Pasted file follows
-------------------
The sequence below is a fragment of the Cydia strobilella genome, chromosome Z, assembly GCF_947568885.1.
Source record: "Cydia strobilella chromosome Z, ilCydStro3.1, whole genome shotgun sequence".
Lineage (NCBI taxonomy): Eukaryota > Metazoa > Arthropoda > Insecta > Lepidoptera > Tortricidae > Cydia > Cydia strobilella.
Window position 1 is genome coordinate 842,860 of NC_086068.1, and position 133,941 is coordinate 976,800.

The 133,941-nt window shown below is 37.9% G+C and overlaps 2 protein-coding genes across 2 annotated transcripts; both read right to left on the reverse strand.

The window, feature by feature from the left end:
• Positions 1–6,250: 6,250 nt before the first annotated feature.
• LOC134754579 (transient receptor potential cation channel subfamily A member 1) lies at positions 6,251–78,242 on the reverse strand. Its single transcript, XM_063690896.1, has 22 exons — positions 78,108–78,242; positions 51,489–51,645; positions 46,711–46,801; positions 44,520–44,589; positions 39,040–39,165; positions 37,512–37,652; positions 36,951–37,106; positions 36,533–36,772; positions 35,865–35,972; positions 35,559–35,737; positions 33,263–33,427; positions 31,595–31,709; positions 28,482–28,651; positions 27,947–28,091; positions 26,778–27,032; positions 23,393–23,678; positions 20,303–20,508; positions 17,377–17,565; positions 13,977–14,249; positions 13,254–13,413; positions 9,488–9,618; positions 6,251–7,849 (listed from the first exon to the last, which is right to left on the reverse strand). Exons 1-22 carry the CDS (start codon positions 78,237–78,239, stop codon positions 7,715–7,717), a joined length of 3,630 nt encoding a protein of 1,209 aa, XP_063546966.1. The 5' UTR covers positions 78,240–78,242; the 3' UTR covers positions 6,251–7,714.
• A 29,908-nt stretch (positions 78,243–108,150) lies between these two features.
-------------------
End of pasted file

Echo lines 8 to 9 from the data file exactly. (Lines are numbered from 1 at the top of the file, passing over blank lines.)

• LOC134754579 (transient receptor potential cation channel subfamily A member 1) lies at positions 6,251–78,242 on the reverse strand. Its single transcript, XM_063690896.1, has 22 exons — positions 78,108–78,242; positions 51,489–51,645; positions 46,711–46,801; positions 44,520–44,589; positions 39,040–39,165; positions 37,512–37,652; positions 36,951–37,106; positions 36,533–36,772; positions 35,865–35,972; positions 35,559–35,737; positions 33,263–33,427; positions 31,595–31,709; positions 28,482–28,651; positions 27,947–28,091; positions 26,778–27,032; positions 23,393–23,678; positions 20,303–20,508; positions 17,377–17,565; positions 13,977–14,249; positions 13,254–13,413; positions 9,488–9,618; positions 6,251–7,849 (listed from the first exon to the last, which is right to left on the reverse strand). Exons 1-22 carry the CDS (start codon positions 78,237–78,239, stop codon positions 7,715–7,717), a joined length of 3,630 nt encoding a protein of 1,209 aa, XP_063546966.1. The 5' UTR covers positions 78,240–78,242; the 3' UTR covers positions 6,251–7,714.
• A 29,908-nt stretch (positions 78,243–108,150) lies between these two features.